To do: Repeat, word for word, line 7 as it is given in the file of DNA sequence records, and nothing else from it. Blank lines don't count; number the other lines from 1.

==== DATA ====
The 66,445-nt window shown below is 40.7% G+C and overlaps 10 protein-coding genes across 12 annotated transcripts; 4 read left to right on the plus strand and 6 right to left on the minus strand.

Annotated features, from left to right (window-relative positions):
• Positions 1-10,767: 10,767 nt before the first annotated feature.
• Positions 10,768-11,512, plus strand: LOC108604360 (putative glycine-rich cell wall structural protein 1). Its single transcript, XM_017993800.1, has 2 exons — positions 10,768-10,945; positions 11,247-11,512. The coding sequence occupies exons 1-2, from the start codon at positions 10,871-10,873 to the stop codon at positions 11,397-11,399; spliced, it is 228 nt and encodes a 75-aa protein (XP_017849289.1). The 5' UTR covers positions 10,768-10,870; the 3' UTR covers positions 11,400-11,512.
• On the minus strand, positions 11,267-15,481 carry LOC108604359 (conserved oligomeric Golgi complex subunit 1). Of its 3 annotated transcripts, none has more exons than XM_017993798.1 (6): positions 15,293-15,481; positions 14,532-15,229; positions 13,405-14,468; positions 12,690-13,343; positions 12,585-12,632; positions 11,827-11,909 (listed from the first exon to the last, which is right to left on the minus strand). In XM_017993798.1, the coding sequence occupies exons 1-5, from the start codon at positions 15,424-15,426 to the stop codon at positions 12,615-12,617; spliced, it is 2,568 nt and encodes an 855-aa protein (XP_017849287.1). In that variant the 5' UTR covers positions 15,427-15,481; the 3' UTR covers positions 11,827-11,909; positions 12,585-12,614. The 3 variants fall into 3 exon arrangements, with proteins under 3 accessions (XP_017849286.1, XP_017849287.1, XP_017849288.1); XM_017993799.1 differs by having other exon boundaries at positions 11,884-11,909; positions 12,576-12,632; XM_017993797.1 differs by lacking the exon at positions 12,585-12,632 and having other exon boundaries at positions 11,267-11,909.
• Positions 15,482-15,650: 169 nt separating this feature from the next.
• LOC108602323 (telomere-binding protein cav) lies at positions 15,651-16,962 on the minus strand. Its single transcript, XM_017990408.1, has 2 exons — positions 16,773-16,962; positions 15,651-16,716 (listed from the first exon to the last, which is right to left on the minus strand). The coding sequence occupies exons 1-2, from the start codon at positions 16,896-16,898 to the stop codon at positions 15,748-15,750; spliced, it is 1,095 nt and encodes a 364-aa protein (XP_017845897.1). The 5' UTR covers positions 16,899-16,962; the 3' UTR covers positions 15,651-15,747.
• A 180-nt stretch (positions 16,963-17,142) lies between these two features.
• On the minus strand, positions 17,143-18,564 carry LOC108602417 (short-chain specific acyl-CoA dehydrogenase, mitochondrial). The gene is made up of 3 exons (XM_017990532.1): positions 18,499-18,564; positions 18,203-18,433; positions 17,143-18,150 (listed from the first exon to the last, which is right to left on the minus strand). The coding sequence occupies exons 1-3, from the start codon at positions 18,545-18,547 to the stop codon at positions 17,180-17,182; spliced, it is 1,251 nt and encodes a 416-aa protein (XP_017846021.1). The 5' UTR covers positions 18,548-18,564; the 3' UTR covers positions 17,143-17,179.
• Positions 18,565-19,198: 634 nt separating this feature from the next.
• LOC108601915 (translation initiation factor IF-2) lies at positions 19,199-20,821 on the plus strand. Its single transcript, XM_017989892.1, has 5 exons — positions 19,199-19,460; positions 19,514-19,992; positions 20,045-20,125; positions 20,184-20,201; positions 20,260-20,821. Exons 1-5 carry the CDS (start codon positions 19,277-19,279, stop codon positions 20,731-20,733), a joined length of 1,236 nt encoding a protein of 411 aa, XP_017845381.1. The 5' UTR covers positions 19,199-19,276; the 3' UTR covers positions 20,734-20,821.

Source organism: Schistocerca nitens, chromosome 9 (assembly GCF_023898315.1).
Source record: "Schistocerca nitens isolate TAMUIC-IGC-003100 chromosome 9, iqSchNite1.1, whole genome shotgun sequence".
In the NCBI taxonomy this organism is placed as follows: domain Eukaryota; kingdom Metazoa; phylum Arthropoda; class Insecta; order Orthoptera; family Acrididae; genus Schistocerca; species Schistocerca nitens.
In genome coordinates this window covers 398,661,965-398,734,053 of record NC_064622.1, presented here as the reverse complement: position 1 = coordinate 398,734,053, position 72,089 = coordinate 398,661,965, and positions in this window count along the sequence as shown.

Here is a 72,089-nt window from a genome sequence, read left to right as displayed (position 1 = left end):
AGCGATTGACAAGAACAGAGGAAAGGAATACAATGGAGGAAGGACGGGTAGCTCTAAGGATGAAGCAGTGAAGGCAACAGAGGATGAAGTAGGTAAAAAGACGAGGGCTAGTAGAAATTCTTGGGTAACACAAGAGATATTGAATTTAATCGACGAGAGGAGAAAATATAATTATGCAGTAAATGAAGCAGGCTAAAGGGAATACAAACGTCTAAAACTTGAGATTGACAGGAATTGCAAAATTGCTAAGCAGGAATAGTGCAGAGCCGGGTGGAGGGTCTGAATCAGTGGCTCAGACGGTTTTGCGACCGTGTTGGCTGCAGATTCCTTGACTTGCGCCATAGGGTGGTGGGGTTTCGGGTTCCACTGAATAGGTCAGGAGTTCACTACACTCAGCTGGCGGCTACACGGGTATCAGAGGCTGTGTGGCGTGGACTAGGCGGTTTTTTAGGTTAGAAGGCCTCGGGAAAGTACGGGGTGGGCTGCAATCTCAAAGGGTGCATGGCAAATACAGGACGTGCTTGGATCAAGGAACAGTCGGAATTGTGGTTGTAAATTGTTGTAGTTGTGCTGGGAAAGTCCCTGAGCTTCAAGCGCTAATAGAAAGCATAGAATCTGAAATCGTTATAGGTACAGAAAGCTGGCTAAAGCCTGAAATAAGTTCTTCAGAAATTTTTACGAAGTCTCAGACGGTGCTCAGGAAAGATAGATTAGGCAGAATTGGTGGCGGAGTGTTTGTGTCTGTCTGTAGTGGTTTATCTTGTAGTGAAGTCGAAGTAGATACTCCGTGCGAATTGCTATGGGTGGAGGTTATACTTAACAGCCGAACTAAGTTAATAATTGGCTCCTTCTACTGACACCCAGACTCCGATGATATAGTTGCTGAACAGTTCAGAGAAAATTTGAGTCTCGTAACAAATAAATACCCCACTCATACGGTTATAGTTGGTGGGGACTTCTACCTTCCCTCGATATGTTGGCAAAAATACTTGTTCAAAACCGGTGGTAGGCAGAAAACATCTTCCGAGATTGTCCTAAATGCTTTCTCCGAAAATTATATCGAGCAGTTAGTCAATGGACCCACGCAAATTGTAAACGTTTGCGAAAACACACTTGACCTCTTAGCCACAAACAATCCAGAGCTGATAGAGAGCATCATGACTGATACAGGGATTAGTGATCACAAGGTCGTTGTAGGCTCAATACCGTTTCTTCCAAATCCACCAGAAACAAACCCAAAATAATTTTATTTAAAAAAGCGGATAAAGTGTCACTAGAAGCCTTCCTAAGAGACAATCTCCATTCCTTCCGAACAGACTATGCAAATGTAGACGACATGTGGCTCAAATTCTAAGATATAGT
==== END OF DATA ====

• LOC108602323 (telomere-binding protein cav) lies at positions 15,651-16,962 on the minus strand. Its single transcript, XM_017990408.1, has 2 exons — positions 16,773-16,962; positions 15,651-16,716 (listed from the first exon to the last, which is right to left on the minus strand). The coding sequence occupies exons 1-2, from the start codon at positions 16,896-16,898 to the stop codon at positions 15,748-15,750; spliced, it is 1,095 nt and encodes a 364-aa protein (XP_017845897.1). The 5' UTR covers positions 16,899-16,962; the 3' UTR covers positions 15,651-15,747.